By Steve Morrow CAS
Working on La La Land is an experience that I’ll never forget. Not only did the movie turn out splendidly, but we all enjoyed making it, too. From pre-production planning through shooting, it was a constant flow of fun technical challenges, which is my favorite kind of project.
In the first meeting, Director Damien Chazelle, myself and the Music Department got together to discuss what the vision was for the project. We figured out a plan for which vocals would be recorded live on set, how they wanted to blend live vocals and playback, and what needed to be straight vocal playback. We were able to keep the production sound team to four people; myself, Craig Dollinger on boom, Michael Kaleta as utility and Nick Baxter as our on-set Pro Tools Engineer.
A new idea was floated just before the start of filming that we should be prepared to record everything live, vocals, instruments and crowds. We gathered back to discuss every musical moment in the film and figure out how to best achieve what Damien had in mind. Prop Master Matthew Cavaliero joined the meetings to ensure we would have all the instruments needed, and ready for live recording. Counting this all up, I needed to record up to thirty-two channels of analog audio. How on Earth was I going to achieve that portably, reliably and affordably? Running two Sound Devices 970s with a Mackie 1604 gave me sixteen analog inputs. Now, how to get sixteen more channels. Ryan Coomer of Trew Audio was a huge help and suggested a RedNet2 Analog to Digital Converter, which would give me sixteen tracks of Dante Audio. I ended up using two Mackie 1604s on my cart to run all the channels and get me the needed thirty-two inputs.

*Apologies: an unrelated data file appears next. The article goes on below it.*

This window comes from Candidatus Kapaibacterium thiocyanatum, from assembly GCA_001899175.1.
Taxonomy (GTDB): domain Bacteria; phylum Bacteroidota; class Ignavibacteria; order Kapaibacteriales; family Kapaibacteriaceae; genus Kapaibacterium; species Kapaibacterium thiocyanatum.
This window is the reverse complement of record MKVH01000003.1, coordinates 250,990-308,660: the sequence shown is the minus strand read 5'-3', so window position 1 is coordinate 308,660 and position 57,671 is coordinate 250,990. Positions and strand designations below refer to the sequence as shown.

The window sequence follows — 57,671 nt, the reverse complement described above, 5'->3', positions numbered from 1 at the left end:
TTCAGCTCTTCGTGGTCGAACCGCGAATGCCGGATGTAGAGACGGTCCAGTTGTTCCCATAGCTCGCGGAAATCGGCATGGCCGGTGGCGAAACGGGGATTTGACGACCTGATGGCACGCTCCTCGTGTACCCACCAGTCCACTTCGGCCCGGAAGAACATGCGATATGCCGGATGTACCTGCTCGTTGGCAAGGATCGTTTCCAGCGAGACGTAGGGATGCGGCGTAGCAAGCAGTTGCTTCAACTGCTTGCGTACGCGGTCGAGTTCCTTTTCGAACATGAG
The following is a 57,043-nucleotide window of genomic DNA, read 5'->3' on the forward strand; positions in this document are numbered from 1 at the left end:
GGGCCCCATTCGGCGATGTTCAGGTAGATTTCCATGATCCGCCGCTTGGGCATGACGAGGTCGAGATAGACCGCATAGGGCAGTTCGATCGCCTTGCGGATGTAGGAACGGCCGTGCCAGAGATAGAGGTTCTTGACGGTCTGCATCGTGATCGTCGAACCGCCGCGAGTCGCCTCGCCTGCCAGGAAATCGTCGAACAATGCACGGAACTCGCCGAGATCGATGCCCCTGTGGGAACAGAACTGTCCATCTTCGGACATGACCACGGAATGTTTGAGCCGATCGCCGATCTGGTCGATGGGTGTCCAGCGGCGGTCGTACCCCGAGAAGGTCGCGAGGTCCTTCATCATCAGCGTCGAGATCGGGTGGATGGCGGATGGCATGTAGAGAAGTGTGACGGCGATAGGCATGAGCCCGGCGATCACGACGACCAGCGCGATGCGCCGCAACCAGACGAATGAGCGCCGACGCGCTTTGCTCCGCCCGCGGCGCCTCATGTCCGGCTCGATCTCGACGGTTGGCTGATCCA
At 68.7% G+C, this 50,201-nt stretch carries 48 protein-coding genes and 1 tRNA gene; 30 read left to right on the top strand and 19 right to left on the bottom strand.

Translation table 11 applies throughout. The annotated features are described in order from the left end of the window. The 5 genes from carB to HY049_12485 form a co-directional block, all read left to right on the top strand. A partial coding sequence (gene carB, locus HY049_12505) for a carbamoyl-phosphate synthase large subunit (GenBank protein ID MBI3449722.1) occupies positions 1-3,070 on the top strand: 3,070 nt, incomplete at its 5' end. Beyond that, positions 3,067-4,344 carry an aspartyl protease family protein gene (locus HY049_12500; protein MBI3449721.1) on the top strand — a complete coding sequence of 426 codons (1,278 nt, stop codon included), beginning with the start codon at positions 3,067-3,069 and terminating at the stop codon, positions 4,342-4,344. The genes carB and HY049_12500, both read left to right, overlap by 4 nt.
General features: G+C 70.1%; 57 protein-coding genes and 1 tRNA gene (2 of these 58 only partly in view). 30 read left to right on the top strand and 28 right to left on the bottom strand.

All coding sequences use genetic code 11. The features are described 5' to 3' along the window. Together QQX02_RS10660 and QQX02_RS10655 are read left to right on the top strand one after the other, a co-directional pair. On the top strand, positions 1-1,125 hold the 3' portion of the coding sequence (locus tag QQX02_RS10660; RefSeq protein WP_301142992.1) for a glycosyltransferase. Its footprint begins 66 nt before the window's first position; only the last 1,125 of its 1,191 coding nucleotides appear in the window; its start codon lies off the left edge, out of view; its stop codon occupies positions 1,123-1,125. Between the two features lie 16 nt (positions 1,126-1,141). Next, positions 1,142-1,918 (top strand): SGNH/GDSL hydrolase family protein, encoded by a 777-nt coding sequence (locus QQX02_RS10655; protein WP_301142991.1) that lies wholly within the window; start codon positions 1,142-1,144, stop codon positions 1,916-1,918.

It was exciting to get into work and put all of our plans into motion, each musical scene was like a new technical adventure.
The first scene up was the big movie opener, which required shutting down the freeway Express Lanes connecting the 110 to the 105. At midnight on a Friday, the freeway was shut down so Gino Hart and the transpo team could fill the road with cars to create our very own LA traffic jam. Our call was four a.m. to set up speakers and prep with the rest of the crew for a Saturday-morning rehearsal. There were one hundred and twenty cars, at least sixty dancers and one day of rehearsal for production to find and fix any issues over the next week. The following weekend, the roads were closed again, refilled with cars, this time to shoot.
This was all to be playback, and this normally simple task had become a big challenge on an overpass. The active set was a quarter-mile long, with nearly everything in frame and a ton of dancers at all times. With nothing for the sound to bounce off of and a center divide down the middle of the lanes, we were teamed up with the entire Electrical Department to help get the music to the dancers and bring this dream to life. Every other car had a speaker set behind the bumper on each side of the freeway. To keep on-screen actors in sync with the camera moves, Craig Dollinger pushed a cart with two speakers, a wireless receiver and a generator alongside the camera. We had a blast playing safely on the freeway. The opening shot appears as one long take, but it was actually three different shots masterfully blended together to achieve the look of one continuous one.